Do you struggle to understand your teen?

Do you struggle to understand your teenager?

Share on facebook
Facebook
Share on pinterest
Pinterest
Share on twitter
Twitter
Share on linkedin
LinkedIn

Understanding your teen

Try this exercise to figure out what your teen (or child of any age) is thinking, feeling, yearning for and needing from you.

Sometimes teenagers act in ways that truly mystify us. We want to help them, ask something of them, or appeal to their sense of fairness or logic, but nothing seems to be working. If you’ve tried to put yourself in your kid’s shoes and still can’t understand them, this exercise is for you.

1. Pretend like your kid is a funny zoo animal. You are looking at them in their cage, totally curious and perplexed, but without emotion. You decide you’d like to study this animal like a Scientist would. (This won’t work if you are in worry, frustration, self-pity or any emotion other than neutral curiosity).

2. Ready?  Ok, Scientist, the next step is to EMBODY your teenager. Like an actor getting into character, you are going to BECOME your child. Think about his posture, his voice tone, volume and articulation. Think about the words he chooses. Imagine you are in his bedroom (or wherever he spends the most time.) Look around as though this is your room, your books, your backpack, your clothes, etc. Imagine looking at his phone as though it’s your phone, what’s on there? Who is contacting him? What does he look up when he’s bored? Think to yourself “I am (my teenagers name)”

3. BE your teenager and name 3 adjectives to describe YOU as your teen. For example, “I am tired, I am stressed, and I am lonely.” or “I am uncertain, I am nervous, and I am happy”

4. Then think to yourself this sentence, “What I yearn for the most is _______” and see what pops into your head. Then do, “I am _____ (teen) and the message I’m trying to send my Mom is………”.   (If you hear your own voice coming in or any of your negative emotions, go back to step one.) 

5. Finish this next sentence with whatever shows up in your mind, “What I need most right now from my Mom is ………” Try it again with Dad, siblings, etc. If this is working and you are learning from it, try adding on “When I look ahead to my future I feel ……”

This is exercise is easy for me because as a life coach, my empathy dial is always turned up very high. Not all of us practice tuning into others on a regular basis so be patient with yourself if you find your own thoughts and feelings don’t go away that easily.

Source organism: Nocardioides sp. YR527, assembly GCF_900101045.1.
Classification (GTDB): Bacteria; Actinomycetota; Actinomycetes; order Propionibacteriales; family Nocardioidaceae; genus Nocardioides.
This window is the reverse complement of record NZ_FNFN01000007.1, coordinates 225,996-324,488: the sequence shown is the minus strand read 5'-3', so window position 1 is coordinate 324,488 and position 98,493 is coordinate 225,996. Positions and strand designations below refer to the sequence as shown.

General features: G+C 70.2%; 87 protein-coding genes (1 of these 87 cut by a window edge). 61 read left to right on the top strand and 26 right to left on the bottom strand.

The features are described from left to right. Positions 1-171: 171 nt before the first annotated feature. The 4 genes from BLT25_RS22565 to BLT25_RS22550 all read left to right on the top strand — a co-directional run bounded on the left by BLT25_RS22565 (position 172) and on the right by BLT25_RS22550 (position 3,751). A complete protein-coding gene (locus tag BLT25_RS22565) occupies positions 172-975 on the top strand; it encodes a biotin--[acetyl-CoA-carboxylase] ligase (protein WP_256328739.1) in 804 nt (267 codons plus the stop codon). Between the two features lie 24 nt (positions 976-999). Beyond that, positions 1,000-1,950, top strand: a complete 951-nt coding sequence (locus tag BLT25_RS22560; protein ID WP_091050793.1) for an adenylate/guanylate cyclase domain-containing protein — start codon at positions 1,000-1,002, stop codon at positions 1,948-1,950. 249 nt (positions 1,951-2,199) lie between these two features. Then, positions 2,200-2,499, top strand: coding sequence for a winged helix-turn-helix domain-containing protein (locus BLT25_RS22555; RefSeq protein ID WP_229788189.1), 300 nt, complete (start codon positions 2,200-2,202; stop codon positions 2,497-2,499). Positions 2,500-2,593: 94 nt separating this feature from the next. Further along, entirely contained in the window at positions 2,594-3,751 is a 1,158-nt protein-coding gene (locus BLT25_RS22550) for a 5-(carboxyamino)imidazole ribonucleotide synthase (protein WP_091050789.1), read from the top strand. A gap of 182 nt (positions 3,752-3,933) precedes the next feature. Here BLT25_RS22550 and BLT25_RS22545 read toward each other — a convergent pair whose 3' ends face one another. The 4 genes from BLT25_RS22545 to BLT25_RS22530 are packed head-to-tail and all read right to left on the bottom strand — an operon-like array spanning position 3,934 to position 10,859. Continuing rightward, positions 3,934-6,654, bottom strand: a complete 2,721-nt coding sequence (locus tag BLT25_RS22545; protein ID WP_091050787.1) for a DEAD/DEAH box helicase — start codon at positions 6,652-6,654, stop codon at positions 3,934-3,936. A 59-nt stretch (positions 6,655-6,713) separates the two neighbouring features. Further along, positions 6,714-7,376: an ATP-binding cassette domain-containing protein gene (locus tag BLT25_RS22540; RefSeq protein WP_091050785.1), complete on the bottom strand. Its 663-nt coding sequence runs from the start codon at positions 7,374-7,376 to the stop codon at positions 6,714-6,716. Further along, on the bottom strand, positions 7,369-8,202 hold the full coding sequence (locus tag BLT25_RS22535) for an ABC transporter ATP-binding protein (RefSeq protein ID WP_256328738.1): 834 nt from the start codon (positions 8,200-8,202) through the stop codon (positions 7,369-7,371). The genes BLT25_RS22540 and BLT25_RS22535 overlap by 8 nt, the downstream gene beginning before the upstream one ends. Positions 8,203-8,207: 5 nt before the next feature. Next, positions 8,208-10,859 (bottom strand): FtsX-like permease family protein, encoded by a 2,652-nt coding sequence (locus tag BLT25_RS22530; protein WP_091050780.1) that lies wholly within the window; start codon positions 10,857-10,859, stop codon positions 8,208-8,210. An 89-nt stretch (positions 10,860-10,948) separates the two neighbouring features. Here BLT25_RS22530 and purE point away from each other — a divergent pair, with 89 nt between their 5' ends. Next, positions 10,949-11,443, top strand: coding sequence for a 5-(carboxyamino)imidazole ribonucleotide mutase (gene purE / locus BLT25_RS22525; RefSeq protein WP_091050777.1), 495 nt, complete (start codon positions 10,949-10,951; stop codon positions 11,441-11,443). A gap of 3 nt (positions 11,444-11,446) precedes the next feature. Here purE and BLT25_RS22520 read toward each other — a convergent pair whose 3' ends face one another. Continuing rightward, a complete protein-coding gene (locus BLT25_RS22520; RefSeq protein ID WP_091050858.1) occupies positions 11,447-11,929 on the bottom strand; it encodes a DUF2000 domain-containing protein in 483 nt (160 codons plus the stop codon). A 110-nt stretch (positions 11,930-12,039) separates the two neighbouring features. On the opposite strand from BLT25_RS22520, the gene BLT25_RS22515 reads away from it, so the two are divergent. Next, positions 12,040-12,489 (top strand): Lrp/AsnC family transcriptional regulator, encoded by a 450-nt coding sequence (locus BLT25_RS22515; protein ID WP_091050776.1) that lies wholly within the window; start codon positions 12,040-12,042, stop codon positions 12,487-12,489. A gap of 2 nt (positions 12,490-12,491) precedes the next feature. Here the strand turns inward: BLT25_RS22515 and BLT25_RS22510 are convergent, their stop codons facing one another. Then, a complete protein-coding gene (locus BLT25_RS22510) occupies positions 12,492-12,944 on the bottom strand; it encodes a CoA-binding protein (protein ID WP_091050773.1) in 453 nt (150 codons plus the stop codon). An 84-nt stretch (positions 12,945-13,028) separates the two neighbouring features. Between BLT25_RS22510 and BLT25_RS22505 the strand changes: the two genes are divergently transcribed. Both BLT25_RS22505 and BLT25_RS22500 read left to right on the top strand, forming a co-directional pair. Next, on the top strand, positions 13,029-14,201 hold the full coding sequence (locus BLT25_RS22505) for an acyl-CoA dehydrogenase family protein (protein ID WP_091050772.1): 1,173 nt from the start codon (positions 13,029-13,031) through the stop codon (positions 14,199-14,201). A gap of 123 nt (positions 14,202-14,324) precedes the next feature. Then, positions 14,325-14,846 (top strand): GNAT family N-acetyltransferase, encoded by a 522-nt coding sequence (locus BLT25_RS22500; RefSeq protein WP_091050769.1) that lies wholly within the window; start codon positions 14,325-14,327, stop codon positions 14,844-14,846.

Remember that the primary need for all of us, including our funny, teenage zoo animals, is to be SEEN, HEARD and FELT. When all else fails, stop talking, look them in the eye and just listen. There’s a lot of information coming through those howls and growls. 🙂

More to explore

Why do I sabotage myself?

Episode 98: Why do I sabotage myself? Dear Torie,  I have this evening routine that really works for me. Once the kids are down for the night, I put music on while I tidy up the kitchen. Then, I light a candle, do some relaxing yoga, meditate and then read until I fall asleep. When … Read more…

Nobody appreciates all the work I do!

  Episode #97 – “No one appreciates all the work I do.” Question of the Day: Dear Torie  “No one appreciates all the work I do. I am so sick of giving, giving, giving and not getting any help or recognition in return. I have 3 capable kids and a competent husband and yet they … Read more…

My middle schooler identifies as tri-gender

Episode 96 – My middle schooler identifies as tri-gender. Question of the Day: Dear Torie “I’m wondering if you know of resources (books, podcasts, sites, etc) about gender identity? My middle schooler revealed last week that she identifies as trigender… which I hadn’t even heard of! She explains it as not connecting with any one … Read more…

2 thoughts on “Do you struggle to understand your teenager?”

Comments are closed.